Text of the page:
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Biomedical Sciences Graduate Studies at UVa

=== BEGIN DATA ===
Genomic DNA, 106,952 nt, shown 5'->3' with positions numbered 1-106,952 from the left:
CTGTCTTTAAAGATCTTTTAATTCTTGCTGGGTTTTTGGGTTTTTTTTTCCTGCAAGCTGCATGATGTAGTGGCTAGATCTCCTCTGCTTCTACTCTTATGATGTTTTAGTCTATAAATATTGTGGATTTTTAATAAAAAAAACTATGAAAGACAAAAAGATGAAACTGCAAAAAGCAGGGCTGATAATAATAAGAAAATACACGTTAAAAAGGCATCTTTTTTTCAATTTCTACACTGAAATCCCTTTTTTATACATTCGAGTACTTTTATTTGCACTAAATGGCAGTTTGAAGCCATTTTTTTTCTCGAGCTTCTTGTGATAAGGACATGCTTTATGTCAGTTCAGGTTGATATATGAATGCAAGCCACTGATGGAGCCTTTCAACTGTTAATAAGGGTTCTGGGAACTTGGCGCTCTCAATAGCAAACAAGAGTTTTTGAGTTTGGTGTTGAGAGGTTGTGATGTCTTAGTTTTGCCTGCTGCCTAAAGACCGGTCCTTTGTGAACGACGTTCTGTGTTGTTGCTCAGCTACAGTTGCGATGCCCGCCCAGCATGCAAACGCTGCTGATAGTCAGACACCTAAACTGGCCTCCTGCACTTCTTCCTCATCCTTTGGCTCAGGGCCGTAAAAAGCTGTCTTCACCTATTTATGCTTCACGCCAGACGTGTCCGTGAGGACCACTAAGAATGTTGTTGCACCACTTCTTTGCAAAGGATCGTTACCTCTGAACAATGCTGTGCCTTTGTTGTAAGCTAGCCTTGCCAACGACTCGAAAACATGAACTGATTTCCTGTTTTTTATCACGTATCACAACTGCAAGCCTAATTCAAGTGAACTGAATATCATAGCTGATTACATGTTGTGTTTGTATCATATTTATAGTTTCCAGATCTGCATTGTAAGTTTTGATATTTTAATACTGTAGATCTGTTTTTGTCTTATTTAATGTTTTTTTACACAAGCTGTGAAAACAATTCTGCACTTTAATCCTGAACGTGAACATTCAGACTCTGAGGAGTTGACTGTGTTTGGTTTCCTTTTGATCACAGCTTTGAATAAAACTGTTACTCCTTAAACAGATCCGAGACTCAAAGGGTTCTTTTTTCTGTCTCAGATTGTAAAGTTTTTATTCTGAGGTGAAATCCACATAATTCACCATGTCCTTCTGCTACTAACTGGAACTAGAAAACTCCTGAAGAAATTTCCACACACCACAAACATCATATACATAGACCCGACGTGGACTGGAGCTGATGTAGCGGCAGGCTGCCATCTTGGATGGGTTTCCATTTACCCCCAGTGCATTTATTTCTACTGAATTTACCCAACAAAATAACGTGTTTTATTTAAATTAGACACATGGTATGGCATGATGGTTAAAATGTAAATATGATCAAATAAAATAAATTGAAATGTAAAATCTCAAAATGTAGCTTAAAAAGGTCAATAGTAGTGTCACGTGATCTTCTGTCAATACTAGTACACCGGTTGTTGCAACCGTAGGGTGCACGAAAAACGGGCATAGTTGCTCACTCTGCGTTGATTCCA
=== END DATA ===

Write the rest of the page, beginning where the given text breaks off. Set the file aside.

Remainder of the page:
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   Research in our laboratory is now focused primarily on Alzheimer’s disease (AD), the most common form of a group of neurodegenerative disorders known collectively as tauopathies. The histopathological hallmark of AD is the presence in brain of extracellular plaques of β-amyloid peptide fibrils, and intraneuronal neurofibrillary tangles, which are filaments composed of the protein, tau, and are found in all tauopathies. Despite the conspicuous appearance of plaques and tangles, a growing body of evidence points to their building blocks, β-amyloid and tau oligomers, as being the toxic molecular species that cause AD. For example, we have found that tau expression is required for several adverse effects of β-amyloid oligomers on neurons, including microtubules loss, ectopic re-rentry into the cell cycle and cytotoxicity. The goals of our work are to decipher the metabolic links that connect β-amyloid and tau to damage neurons, to define the structures and pathological properties of various types of β-amyloid and tau oligomers, and to develop effective therapeutic and diagnostic tools for AD.